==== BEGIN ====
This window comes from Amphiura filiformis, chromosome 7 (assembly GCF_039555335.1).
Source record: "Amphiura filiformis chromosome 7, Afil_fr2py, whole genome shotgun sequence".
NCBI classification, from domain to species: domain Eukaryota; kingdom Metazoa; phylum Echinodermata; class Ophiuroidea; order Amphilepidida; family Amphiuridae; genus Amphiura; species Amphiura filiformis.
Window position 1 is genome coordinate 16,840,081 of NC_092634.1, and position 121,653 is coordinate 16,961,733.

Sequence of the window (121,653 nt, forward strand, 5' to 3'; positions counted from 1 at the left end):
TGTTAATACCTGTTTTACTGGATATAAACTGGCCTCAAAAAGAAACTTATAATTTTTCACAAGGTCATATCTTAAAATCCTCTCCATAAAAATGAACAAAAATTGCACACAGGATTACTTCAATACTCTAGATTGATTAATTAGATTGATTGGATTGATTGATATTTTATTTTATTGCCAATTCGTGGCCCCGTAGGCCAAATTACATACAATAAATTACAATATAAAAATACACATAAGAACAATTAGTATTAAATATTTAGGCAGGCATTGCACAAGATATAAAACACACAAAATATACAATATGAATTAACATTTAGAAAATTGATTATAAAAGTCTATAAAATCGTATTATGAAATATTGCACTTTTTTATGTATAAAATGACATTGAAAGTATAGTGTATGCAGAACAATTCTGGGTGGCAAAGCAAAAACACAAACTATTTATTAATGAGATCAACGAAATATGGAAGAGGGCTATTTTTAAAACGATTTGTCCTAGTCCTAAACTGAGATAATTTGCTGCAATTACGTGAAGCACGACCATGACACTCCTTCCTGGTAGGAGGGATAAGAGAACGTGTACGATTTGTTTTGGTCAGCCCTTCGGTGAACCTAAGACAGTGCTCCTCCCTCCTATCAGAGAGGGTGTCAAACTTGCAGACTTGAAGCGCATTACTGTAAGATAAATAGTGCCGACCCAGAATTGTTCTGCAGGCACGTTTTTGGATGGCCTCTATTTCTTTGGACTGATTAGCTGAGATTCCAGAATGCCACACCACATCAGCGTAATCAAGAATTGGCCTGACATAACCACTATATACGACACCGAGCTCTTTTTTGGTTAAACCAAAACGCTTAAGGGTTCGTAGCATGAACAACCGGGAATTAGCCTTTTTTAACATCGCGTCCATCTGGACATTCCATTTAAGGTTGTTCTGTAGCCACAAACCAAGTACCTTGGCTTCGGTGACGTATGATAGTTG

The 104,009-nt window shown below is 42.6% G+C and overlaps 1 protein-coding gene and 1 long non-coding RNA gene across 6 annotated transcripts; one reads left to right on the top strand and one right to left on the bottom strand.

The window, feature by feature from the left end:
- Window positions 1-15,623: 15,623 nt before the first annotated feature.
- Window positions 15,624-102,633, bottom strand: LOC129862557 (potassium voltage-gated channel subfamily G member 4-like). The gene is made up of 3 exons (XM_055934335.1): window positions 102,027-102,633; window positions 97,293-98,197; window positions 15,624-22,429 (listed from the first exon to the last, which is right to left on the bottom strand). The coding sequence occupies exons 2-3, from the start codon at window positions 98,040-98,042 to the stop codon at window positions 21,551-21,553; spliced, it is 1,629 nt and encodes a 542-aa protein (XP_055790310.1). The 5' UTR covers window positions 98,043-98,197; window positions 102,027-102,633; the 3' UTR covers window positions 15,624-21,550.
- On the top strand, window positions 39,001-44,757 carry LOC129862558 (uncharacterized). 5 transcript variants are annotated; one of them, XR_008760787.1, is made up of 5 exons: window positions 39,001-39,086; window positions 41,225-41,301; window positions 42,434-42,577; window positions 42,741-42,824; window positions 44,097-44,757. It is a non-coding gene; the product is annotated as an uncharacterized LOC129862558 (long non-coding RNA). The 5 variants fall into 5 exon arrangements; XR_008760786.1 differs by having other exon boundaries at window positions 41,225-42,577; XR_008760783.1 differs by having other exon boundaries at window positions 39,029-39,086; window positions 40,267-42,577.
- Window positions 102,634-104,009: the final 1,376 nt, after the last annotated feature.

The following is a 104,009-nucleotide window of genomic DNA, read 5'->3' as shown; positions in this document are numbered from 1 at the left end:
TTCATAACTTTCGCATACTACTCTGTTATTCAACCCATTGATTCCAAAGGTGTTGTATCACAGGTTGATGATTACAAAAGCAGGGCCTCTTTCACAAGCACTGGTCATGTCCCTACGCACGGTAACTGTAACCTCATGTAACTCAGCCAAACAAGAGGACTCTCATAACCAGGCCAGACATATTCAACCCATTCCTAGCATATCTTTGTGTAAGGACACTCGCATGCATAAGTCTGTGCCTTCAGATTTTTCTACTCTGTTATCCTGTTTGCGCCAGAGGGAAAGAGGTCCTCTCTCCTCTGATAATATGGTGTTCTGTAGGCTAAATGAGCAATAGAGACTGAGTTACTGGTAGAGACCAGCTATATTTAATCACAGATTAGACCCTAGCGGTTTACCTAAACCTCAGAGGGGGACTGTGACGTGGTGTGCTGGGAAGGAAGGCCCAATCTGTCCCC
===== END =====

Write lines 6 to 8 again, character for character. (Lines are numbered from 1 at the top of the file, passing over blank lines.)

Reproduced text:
TGTTAATACCTGTTTTACTGGATATAAACTGGCCTCAAAAAGAAACTTATAATTTTTCACAAGGTCATATCTTAAAATCCTCTCCATAAAAATGAACAAAAATTGCACACAGGATTACTTCAATACTCTAGATTGATTAATTAGATTGATTGGATTGATTGATATTTTATTTTATTGCCAATTCGTGGCCCCGTAGGCCAAATTACATACAATAAATTACAATATAAAAATACACATAAGAACAATTAGTATTAAATATTTAGGCAGGCATTGCACAAGATATAAAACACACAAAATATACAATATGAATTAACATTTAGAAAATTGATTATAAAAGTCTATAAAATCGTATTATGAAATATTGCACTTTTTTATGTATAAAATGACATTGAAAGTATAGTGTATGCAGAACAATTCTGGGTGGCAAAGCAAAAACACAAACTATTTATTAATGAGATCAACGAAATATGGAAGAGGGCTATTTTTAAAACGATTTGTCCTAGTCCTAAACTGAGATAATTTGCTGCAATTACGTGAAGCACGACCATGACACTCCTTCCTGGTAGGAGGGATAAGAGAACGTGTACGATTTGTTTTGGTCAGCCCTTCGGTGAACCTAAGACAGTGCTCCTCCCTCCTATCAGAGAGGGTGTCAAACTTGCAGACTTGAAGCGCATTACTGTAAGATAAATAGTGCCGACCCAGAATTGTTCTGCAGGCACGTTTTTGGATGGCCTCTATTTCTTTGGACTGATTAGCTGAGATTCCAGAATGCCACACCACATCAGCGTAATCAAGAATTGGCCTGACATAACCACTATATACGACACCGAGCTCTTTTTTGGTTAAACCAAAACGCTTAAGGGTTCGTAGCATGAACAACCGGGAATTAGCCTTTTTTAACATCGCGTCCATCTGGACATTCCATTTAAGGTTGTTCTGTAGCCACAAACCAAGTACCTTGGCTTCGGTGACGTATGATAGTTG

The 104,009-nt window shown below is 42.6% G+C and overlaps 1 protein-coding gene and 1 long non-coding RNA gene across 6 annotated transcripts; one reads left to right on the top strand and one right to left on the bottom strand.

The window, feature by feature from the left end: